Since October 16, numerous media figures -- among them Jerome Corsi, Ann Coulter, Mark Levin, and Bill Cunningham -- have compared Sen. Barack Obama to Adolf Hitler or the Nazis.
On his radio show, referring to a California ballot initiative that would amend the state constitution to ban gay marriage, Michael Savage stated: "If you're insane, hate the family, hate man and woman, hate your mother and father, hate the Bible, hate the church, and hate the synagogue, of course you're in favor of 'no' on Proposition 8." The next day, Savage said that "people who don't have families ... don't understand what the family unit is. It's the strongest bond on Earth, which is why homosexual marriage is such a threat to civilization itself."
Rebecca Traister's great piece in Salon about how women were the media stars of the `08 campaign:
In 2008, American news desks, campaign press planes and anchor chairs were crawling with women -- and not just the fascistic sylphs of Fox News and the right. Women like Dana Bash, Andrea Mitchell, Candy Crowley, Gloria Borger and Donna Brazile were feeding us our news, and the breakout stars, like [Katie] Couric, [Rachel] Maddow and [Campbell] Brown, were building audiences, asserting their perspectives on the unfolding narrative and making crafty use of the internets to stake their proprietary claim in this most surprising and enthralling of election cycles.
Ugh, this article is a piece of work.
When we last noticed Time's John Cloud he was writing a blogospheric classic in the form of a Valentine to Ann Coulter (has it really been three years?), where the hate mistress was transformed into a public intellectual.
Cloud's latest is headlined, "The Gay Mafia That's Redefining Politics." It's basically a look at a group of wealthy and influential gay men, dubbed the Cabinet, who have teamed up to raise millions of dollars to give candidates running against anti-gay opponents, and to give to organizations and PAC's that are politically aligned with the men's agenda.
That strikes us as mildly interesting, but hardly blockbuster, material. But when Time dresses the story up and shrouds it mystery with words like "secret," "secretive," "stealth," and the "complex" "web of connections," even we had our interest piqued.
Alas, the breathless tone of the piece turns out to be pointless. And so are many of the claims Cloud makes in his effort to prop up the story as a tale of nefarious influences. For instance, why is the name of the right-wing's favorite lib bogey man, George Soros, sprinkled throughout the Time story even though Soros is not connected with the Cabinet and, based on Time's reporting, has not donated a dime?
And what's with "redefining politics" headline? The Cabinet is made up of liberals giving money to liberal candidate (esp. on the state level) and to liberal orgs. As much as we wish that constituted"redefining politics" in America, that claim strikes us as absurd.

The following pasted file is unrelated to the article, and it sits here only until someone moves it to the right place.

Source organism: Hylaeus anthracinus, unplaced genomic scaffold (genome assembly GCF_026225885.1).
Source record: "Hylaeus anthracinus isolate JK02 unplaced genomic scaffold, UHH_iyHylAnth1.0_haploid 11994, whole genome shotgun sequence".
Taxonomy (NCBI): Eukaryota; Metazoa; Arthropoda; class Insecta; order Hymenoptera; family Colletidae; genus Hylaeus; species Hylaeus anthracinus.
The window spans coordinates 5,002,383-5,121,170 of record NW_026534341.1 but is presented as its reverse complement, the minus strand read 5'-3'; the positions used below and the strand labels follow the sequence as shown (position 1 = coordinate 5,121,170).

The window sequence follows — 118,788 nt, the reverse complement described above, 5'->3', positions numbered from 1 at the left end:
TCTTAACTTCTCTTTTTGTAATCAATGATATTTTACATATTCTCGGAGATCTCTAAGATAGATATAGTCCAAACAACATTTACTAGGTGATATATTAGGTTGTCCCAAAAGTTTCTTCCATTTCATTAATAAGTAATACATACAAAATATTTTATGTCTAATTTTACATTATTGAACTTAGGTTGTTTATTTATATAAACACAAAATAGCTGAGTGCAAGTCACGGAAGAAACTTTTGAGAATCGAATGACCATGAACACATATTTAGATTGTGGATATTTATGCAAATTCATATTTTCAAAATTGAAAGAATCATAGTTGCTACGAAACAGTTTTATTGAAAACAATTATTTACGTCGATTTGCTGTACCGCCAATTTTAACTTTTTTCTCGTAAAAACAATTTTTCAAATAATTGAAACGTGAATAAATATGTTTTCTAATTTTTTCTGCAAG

And we're not even going to mention the idiotic, law-breaking "mafia" meme. Actually, we will mention it because Cloud goes out his way to darkly note (he even quotes a Skadden Arps attorney!) that none of the Cabinet's work or donations are "illegal." But why even bring that up? There's absolutely nothing in the article to even suggest there's anything illegal going on. Again; wealthy libs raise money and then spread it around. Where does the crime-breaking angle come in?
The truth is, Cloud has to address the issue of illegality because of the hush-hush tone he uses to dress up the Cabinet up as a menacing force.
In the passage where Cloud reassures Time readers about how the Cabinet's work is legit, he adds this caveat:
And yet as the National Review's Byron York has pointed out, Americans were horrified to learn during Watergate that Richard Nixon's friend Clement Stone had donated an outrageous $2 million in cash to the President's campaign. Cabinet members have spent at least five times that amount in various races in the past four years.
First, love how Time turns to the conservative National Review writer for an un-bias assessment of liberal political activism.
Second, the comparison between the Cabinet and Nixon's pal Clement Stone clearly makes no sense because Stone made headlines in the early 1970's when it was discovered, as part of the Watergate investigation, that the millionaire insurance salesman single-handedly filled Nixon's campaign coffers with millions and millions of dollars worth of donations.
He did that by donating money to hundreds of Nixon-created front groups--which funneled the money to Nixonland--as a way to get around the legal limits in place for presidential donors. (Corner-cutting donors also got tax breaks that way.) In other words, Stone for years was pretty much oblivious to the campaign finance laws of the time.